However, Sashaw points out all these numbers have the potential to change. “That number would be on all of the LNG plants. As you know, there has been a whole number of suggestions and proposed LNG plants and the likelihood is not all of them will be going ahead. Nonetheless, it does show considerable interest and activity in the resource sector in that area.” By region, Vancouver Island and the Coast region is seeing the second highest amount of spending, but only at $32.3 billion. The Northeast’s total proposed investment is $29.2 billion. Province-wide, transportation and warehousing is the project category taking up the majority of the estimated dollars. Oil and gas development is near the top at $46.4 billion while mining sits at $38.4 billion. The inventory’s summary says the outlook for major project activity and investment in B.C. “remains optimistic with improving global economic growth expected gradually in 2014 and more forcefully thereafter”. In a word, things will get heavier in 2014, but the economy will rise even faster in 2015 and beyond. So what does this inventory of major BC projects do for the ACEC-BC? “This provides a good indication to our members and to the public in terms of what the demand for engineering services will be in the future,” said Sashaw. “When a company wants to build an LNG terminal or government wants to build hospital or road, they would engage the consulting engineering community, to undertake studies, environmental assessments and design the roads.” Given all the proposed spending, he said they’re confident the human resources of engineers exists to meet the demands, but still says it’s a very good time to join the field if you’re a student. “It does show for young people who have an interest in the science and technologies this would be an excellent career to be pursuing,” he said. “We’re confident that our members can meet the demand.”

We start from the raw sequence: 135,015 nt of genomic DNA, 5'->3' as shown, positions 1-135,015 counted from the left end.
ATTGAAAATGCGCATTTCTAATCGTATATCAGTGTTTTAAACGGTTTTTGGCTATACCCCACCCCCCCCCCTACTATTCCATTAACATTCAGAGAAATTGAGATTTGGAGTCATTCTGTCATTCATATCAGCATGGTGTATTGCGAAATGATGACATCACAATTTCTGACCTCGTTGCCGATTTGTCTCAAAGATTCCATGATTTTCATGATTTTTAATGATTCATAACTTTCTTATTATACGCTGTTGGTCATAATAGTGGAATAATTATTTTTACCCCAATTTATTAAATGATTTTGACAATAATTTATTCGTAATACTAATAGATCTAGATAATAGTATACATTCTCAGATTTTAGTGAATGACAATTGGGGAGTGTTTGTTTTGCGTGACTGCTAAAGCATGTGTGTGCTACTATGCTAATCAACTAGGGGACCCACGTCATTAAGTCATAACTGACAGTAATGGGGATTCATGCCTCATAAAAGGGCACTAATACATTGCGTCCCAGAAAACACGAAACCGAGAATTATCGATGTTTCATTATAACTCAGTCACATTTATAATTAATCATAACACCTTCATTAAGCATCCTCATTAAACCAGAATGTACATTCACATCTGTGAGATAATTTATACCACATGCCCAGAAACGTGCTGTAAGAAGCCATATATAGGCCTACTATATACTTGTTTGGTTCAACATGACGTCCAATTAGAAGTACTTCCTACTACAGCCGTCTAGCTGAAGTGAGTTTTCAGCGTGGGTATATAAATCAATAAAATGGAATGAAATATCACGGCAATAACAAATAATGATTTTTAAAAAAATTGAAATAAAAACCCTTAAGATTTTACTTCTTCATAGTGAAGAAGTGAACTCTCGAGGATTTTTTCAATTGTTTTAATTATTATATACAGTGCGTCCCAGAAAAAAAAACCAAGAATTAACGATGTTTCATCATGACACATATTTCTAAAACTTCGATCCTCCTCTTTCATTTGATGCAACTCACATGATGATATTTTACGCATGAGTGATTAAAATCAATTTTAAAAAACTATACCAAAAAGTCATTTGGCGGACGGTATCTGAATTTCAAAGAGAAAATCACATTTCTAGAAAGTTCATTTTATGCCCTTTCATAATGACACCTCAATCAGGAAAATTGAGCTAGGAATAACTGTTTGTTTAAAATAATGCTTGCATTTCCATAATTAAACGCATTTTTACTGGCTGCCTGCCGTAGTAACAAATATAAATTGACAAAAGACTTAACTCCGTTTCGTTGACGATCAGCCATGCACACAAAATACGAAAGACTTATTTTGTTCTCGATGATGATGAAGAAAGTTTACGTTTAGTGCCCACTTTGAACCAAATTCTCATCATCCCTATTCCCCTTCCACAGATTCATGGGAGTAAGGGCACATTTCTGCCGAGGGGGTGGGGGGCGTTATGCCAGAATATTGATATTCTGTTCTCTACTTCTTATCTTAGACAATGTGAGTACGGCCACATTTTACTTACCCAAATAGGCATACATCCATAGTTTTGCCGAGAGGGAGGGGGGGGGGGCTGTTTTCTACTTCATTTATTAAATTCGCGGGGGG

By Walter Strong
innnacle Renewable Resources is making operational a new $5 million scrubber system that will improve air quality in the Burns Lake area.
The wet electrostatic precipitators (WESP) scrubber will replace a $4.5 million wet scrubber that has been in place for several years, but has failed to meet Ministry of Environment stack emission tests. The new technology operates by introducing a magnetic charge to emission particles which then adhere to pipe walls within the large unit, while the existing scrubber operates by creating a mist intended to trap emission particles in water droplets before they are released into the atmosphere. Pinnacle president and CEO Leroy Reitsma said the WESP scrubber has been proven effective in the company’s Meadowbrook facility, located 70 kilometres south of Prince George. “At the time we acquired the equipment, there were two technologies proposed so we put one at Meadowbrook and one at Burns Lake. The one at Meadowbrook has met expectations while the one at Burns Lake had not, so we knew one was working and the other simply wasn’t,” he said. “We have just decided to go with a different technology for Burns Lake that we are more confident in.”
The new scrubber was given an initial test on April 2. Reitsma expects commissioning to take place this quarter, with the system being fully operational in June. “It’s part of our commitment to this community… to make the additional investment to make sure that we’ll meet all the targets we need to meet,” Reitsma said The pellet plant in Burns Lake is the largest producer of Pinnacle’s six plant locations in B.C., capable of producing 400,000 metric tonnes of product annually (mt/a). Other Pinnacle pellet plants nearest to capacity to Burns Lake are Meadowbrook, Houston and Williams Lake, which all operate in the 220,000 mt/a range. Overall, Pinnacle operations have meant the closure of 12 beehive burners in B.C.
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Home Sweet Temporary Home By Shaun Thomas
f just four of the major liquefied natural gas terminals proposed for the Northwest proceed to construction, not taking pipelines into account, an estimated 15,000 workers will be coming to the region.